Update: Museum of Northern Arizona reschedules annual heritage festivals
Economic impact on artists a concern for museum; encourages people to support and buy Native art
FLAGSTAFF, Ariz. — The Museum of Northern Arizona (MNA) announced its summer heritage festivals will be rescheduled and combined into one event that will take place Sept.12-13 this year because of the COVID-19 pandemic.
The plan right now for the Zuni, Hopi and Navajo Festivals of Arts and Culture is one big festival that will be held outdoors at the museum.
“We are very concerned at the museum about the artists who come to our festivals,” said Kristan Hutchison, marketing director for the museum. “Those festivals were created originally and continue to be a really important economic outlet for those artists.”
One of the steps the museum is taking to alleviate some of the economic pressure on the artists who count on the festivals to sell their work and bring in money is to promote the artists on its Facebook page.
“Just as a way to help bring them more business online,” Hutchison said. “We hope that people will go and buy from those
artists that way since we can’t be a physical marketplace for them until September.”
Between the three festivals, the museum usually has about 300 hundred artists who participate.
“I think we can expect more than that with this larger festival,” said Amelia George, public programs manager for the museum. “It’s a little bittersweet. It’s a little unfortunate because we’re in a situation where no matter when we reschedule this event for we’re conflicting with other stuff that is going on. So it puts the artists in the position of having to choose between our event and another event they would have done at that time.”
But in spite of that, George thinks the museum may see more artists because they have more booth space.
“Instead of [the festival] taking over all of the museum’s galleries, we’ll be doing it outside of the museum space,” George said. “There are 63 booth spaces in the museum proper. Going outside we have almost 200.”
For the Hopi Festival and the 63 spaces, the museum normally has about 110 artists participate, which means many of the artists share booth spaces.
“Now we have by themselves, not including shared spaces, we have 186…, so, if we sell out every one of those spaces, it would be amazing,” George said. “If we have shared spaces within that, really we can accommodate between 300-400 hundred artists… and really a great opportunity for us to support more and more of the Colorado Plateau artists in the region.”
If the museum opens during the summer for its usually Thirsty Thursdays, it will have artists featured during those evenings.
“It gives us an opportunity to put 15-20 people in the courtyard during Thirsty Thursdays,” George said. “If we can and this all lightens up and we’re in a position where we can have more intimate social gatherings and have artists there, we will 100 percent do that.”
The booth fees for the festival have been discounted to try and make it so more artists can participate and the museum will wait as long as possible to charge those booth fees.
“The larger booth fees, we’re not going to start collecting those until the last minute because if for some reason we have to cancel this event, we don’t want any of those artists to be out a couple of hundred dollars for booth space,” George said.
She also explained that the museum is cutting down to the bare bones of programming and expenses, so that they can focus all of the funding the museum has back on the advertising the artists who are participating.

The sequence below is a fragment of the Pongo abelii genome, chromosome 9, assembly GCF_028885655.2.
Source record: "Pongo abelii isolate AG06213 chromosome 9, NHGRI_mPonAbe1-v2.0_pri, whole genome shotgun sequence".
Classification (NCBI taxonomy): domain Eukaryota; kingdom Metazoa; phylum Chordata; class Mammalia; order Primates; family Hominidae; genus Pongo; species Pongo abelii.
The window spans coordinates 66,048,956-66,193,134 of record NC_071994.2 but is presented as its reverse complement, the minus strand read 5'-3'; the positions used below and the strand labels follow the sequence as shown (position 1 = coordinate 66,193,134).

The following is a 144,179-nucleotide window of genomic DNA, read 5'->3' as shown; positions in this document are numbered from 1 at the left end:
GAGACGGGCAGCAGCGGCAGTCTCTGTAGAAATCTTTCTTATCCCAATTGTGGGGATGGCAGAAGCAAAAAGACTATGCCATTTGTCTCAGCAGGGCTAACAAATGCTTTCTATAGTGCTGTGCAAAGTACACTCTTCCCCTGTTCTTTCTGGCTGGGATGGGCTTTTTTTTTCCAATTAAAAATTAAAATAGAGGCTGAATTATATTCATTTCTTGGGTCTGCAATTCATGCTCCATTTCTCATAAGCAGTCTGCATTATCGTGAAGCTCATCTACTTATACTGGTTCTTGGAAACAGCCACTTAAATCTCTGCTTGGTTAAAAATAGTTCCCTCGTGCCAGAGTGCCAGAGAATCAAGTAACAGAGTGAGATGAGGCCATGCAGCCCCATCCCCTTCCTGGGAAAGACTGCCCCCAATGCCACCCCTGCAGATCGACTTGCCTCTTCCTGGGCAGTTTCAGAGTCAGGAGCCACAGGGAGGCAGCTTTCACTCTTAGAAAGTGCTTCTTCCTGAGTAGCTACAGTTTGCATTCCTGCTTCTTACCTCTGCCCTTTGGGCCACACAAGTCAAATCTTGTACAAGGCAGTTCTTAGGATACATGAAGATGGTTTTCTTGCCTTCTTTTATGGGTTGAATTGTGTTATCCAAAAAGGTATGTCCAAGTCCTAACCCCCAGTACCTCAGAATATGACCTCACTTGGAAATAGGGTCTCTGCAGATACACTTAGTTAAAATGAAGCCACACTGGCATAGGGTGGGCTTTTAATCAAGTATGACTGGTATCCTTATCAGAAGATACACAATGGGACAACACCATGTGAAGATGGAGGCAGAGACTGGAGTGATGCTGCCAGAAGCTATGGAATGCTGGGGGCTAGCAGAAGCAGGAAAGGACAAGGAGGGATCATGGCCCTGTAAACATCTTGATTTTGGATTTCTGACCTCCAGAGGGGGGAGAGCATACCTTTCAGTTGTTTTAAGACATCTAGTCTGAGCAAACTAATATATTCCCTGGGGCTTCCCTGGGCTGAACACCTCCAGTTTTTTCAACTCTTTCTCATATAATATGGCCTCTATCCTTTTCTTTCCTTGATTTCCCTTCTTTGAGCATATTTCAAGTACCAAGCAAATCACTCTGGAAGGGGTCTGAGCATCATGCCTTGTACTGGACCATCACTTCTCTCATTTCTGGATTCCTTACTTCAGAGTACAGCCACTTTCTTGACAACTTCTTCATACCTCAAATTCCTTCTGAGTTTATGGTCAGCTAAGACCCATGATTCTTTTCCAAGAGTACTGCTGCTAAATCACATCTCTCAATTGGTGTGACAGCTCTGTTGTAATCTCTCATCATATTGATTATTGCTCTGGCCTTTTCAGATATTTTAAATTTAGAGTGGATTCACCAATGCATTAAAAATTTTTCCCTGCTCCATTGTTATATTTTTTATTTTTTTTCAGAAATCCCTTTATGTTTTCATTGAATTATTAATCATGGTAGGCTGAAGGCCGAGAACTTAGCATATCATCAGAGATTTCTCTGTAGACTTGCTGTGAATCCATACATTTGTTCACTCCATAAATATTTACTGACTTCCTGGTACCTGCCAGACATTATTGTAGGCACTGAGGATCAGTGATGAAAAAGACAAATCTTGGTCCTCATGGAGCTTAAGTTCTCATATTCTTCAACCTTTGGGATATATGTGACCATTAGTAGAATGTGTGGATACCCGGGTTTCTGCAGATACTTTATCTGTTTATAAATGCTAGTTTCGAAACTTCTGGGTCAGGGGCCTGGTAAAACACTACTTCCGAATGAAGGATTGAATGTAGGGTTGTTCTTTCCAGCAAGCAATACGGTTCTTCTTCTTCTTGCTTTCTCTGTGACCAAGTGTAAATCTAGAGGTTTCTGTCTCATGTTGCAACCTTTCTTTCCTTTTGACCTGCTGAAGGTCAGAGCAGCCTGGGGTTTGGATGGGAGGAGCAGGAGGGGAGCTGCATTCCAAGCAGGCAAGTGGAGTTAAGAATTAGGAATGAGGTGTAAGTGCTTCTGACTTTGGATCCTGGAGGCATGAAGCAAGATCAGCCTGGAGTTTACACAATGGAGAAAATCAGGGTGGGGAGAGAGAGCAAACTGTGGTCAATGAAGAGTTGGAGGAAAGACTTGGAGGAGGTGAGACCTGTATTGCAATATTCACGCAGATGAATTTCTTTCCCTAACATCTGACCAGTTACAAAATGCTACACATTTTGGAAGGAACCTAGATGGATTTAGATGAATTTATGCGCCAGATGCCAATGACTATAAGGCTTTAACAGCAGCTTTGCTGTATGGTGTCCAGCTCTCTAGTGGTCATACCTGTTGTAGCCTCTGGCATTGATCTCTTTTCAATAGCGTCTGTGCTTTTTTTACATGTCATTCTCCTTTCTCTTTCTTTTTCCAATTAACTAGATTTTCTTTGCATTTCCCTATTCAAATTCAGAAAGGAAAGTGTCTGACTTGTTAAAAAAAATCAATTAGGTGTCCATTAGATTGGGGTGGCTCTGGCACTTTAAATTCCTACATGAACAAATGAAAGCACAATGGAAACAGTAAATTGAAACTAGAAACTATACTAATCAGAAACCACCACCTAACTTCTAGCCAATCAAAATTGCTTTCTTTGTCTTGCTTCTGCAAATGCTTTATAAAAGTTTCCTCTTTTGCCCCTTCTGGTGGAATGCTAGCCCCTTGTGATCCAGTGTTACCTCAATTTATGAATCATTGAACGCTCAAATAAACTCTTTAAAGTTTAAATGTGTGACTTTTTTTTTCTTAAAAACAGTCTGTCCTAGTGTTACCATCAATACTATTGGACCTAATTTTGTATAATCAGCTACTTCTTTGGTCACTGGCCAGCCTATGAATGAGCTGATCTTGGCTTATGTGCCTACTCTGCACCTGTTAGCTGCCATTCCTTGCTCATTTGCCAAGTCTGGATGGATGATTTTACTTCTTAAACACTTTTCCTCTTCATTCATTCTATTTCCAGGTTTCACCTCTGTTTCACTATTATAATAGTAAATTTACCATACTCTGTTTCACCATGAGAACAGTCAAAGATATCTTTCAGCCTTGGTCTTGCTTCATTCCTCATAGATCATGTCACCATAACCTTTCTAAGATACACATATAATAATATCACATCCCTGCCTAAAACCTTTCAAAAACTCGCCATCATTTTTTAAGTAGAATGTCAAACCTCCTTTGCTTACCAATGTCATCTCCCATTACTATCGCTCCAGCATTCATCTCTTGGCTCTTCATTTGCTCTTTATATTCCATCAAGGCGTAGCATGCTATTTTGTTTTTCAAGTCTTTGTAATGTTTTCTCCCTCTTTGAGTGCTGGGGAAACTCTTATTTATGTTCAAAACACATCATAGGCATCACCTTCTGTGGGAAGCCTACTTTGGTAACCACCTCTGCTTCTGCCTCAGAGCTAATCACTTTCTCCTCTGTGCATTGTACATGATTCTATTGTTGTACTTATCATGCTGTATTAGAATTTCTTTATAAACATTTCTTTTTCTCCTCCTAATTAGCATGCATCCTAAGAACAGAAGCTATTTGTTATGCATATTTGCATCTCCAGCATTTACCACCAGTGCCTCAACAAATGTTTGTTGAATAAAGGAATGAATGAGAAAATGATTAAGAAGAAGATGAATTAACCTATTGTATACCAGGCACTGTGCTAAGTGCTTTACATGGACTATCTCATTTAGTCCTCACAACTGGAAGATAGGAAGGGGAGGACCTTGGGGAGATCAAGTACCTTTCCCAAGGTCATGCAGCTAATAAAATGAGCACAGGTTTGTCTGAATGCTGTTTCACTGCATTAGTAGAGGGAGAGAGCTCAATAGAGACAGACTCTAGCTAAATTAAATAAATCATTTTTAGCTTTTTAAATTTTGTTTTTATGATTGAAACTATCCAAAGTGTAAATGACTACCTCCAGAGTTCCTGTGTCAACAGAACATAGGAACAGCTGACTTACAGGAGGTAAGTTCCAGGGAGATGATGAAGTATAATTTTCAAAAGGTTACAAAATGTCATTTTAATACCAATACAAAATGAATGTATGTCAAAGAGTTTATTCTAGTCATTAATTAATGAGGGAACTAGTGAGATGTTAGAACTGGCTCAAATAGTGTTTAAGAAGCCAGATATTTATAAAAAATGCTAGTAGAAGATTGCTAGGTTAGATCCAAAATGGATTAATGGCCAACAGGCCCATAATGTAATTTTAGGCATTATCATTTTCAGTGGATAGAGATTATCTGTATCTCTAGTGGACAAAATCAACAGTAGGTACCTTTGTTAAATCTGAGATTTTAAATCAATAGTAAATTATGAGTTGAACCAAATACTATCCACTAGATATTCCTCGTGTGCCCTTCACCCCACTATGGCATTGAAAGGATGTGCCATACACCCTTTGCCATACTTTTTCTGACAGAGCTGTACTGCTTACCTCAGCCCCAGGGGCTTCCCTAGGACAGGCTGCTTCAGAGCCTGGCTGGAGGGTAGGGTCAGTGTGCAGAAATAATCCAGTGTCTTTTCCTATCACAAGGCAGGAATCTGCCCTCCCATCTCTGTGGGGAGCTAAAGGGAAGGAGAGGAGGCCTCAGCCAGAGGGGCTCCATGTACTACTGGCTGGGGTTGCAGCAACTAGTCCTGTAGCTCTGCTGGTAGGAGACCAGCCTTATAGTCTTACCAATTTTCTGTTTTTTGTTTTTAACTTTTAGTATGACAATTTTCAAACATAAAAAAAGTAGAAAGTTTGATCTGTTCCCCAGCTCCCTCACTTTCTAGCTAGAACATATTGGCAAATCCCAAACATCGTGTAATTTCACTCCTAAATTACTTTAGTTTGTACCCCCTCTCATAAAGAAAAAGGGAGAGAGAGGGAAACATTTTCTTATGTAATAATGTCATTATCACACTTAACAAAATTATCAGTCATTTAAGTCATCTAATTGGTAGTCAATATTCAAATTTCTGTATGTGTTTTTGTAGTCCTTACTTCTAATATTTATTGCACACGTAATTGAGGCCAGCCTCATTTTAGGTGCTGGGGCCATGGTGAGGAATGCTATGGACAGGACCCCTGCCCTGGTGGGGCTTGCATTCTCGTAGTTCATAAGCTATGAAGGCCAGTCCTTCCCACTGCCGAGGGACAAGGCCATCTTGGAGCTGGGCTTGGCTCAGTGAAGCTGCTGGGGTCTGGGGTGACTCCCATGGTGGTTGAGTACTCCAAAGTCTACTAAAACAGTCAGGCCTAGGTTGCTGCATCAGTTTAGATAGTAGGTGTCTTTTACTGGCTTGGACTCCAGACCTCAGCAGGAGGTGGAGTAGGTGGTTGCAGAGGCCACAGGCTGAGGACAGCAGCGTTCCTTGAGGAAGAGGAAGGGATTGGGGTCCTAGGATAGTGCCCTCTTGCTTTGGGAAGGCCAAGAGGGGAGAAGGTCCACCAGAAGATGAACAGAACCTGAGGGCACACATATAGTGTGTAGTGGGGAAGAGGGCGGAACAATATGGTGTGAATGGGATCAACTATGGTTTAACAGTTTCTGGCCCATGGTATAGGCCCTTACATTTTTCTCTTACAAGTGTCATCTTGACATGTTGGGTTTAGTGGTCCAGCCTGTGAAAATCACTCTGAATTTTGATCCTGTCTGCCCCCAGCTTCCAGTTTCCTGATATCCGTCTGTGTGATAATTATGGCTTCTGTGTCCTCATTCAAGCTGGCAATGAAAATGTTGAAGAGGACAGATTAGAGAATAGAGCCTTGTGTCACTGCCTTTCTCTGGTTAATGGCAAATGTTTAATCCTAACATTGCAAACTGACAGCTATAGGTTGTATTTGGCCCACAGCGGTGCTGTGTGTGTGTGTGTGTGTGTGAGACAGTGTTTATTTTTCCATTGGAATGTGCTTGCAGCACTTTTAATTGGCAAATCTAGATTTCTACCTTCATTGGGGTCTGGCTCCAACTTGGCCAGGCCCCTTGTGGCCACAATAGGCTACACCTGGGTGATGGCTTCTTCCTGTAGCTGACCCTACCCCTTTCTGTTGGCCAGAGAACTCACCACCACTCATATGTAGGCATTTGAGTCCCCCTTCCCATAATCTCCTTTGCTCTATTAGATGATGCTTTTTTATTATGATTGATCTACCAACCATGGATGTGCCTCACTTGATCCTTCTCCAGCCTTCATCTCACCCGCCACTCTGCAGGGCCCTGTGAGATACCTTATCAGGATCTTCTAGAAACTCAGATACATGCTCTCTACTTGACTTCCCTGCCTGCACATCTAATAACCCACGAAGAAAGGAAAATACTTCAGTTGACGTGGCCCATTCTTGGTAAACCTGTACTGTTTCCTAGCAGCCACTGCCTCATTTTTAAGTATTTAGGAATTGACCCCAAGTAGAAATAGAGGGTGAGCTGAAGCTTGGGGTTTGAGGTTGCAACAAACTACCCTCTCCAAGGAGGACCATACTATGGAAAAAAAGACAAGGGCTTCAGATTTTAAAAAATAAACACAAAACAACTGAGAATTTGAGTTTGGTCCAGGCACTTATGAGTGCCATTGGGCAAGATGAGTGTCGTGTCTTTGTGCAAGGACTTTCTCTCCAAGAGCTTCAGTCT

“We’re encouraging artists to apply, so that in the interim between now and September, we can keep the word out about their art on social media and encourage people to support these artists, as well,” George said.
The museum is also trying to gather from the artists how much money they usually bring in from the festivals because there may be some opportunities to help them get some relief though for state and federal funding.
“Our director’s been working directly on that,” Hutchison said.
Hutchison explained that while this is a difficult economic time for everyone including the artists, people still need what art and artists give them.
“It’s a time when all of us need those artists even more,” Hutchison said. “Look at your feed and look at what brightens your day. It’s musicians like Ed Kabotie, who goes out in front of his [house] and plays a song for everybody, puts it out there for free to cheer people up. And all these artists who are working on some art and posting it for free. It’s definitely a time when we need the community to come together and support these artists.”
George explained that with one big festival it’s an opportunity for the museum to celebrate the beauty and diversity of the Colorado Plateau in a new way.
“We have done some with our markets, but not to this scale,” George said. “It’s really exciting. I think it will be fun to show how there’s beauty in diversity.”
Hutchison points out that the tribes in the area have had interaction for a very long time.
“Culture has permeable boundaries. There’s differences, but there’s all this crossover that always happens,” Hutchison said. “You can see that when you bring them together.”
With the new festival, the museum has managed to break out of its museum space and spread out across campus, Hutchison said.
“That means we will have more than one performance space happening,” she said. “For people coming to see it, you’re going to have this amazing richness of art and performance and really getting to see the diversity and rich cultures of the Colorado Plateau all in this one event. I think it’s going to be really incredible.”
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